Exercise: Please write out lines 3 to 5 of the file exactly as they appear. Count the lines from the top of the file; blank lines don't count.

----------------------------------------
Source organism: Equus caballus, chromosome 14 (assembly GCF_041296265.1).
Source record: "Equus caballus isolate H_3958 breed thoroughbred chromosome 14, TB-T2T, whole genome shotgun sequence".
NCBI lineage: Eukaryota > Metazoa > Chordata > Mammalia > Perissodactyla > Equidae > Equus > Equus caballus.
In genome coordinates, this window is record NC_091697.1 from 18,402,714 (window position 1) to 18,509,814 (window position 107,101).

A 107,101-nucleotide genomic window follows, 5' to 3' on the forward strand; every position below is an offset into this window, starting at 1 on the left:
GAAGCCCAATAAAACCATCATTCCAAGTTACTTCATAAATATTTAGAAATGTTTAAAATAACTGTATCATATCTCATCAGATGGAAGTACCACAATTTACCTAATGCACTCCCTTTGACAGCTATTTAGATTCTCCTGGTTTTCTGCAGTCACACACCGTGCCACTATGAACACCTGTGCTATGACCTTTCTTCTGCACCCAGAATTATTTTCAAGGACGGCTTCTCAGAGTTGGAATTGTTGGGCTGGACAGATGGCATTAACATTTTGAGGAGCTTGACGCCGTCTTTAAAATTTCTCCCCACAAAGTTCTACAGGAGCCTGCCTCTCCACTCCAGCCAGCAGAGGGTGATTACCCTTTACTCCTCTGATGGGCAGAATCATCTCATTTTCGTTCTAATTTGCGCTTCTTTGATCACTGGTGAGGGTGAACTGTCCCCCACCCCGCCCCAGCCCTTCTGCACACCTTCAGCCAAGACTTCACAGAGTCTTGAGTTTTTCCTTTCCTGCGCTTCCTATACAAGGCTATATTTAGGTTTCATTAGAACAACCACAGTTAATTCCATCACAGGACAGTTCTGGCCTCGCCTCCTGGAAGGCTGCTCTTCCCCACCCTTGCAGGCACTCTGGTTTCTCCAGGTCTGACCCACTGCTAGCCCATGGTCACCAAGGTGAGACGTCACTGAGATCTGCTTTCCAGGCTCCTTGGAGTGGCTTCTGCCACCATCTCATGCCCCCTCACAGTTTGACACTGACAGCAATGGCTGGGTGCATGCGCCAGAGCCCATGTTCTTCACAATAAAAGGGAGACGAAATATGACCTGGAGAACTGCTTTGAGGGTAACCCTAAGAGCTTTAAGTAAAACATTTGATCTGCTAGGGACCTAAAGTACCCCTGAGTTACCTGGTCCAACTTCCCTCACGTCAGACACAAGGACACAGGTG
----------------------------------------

NCBI lineage: Eukaryota > Metazoa > Chordata > Mammalia > Perissodactyla > Equidae > Equus > Equus caballus.
In genome coordinates, this window is record NC_091697.1 from 18,402,714 (window position 1) to 18,509,814 (window position 107,101).

A 107,101-nucleotide genomic window follows, 5' to 3' on the forward strand; every position below is an offset into this window, starting at 1 on the left: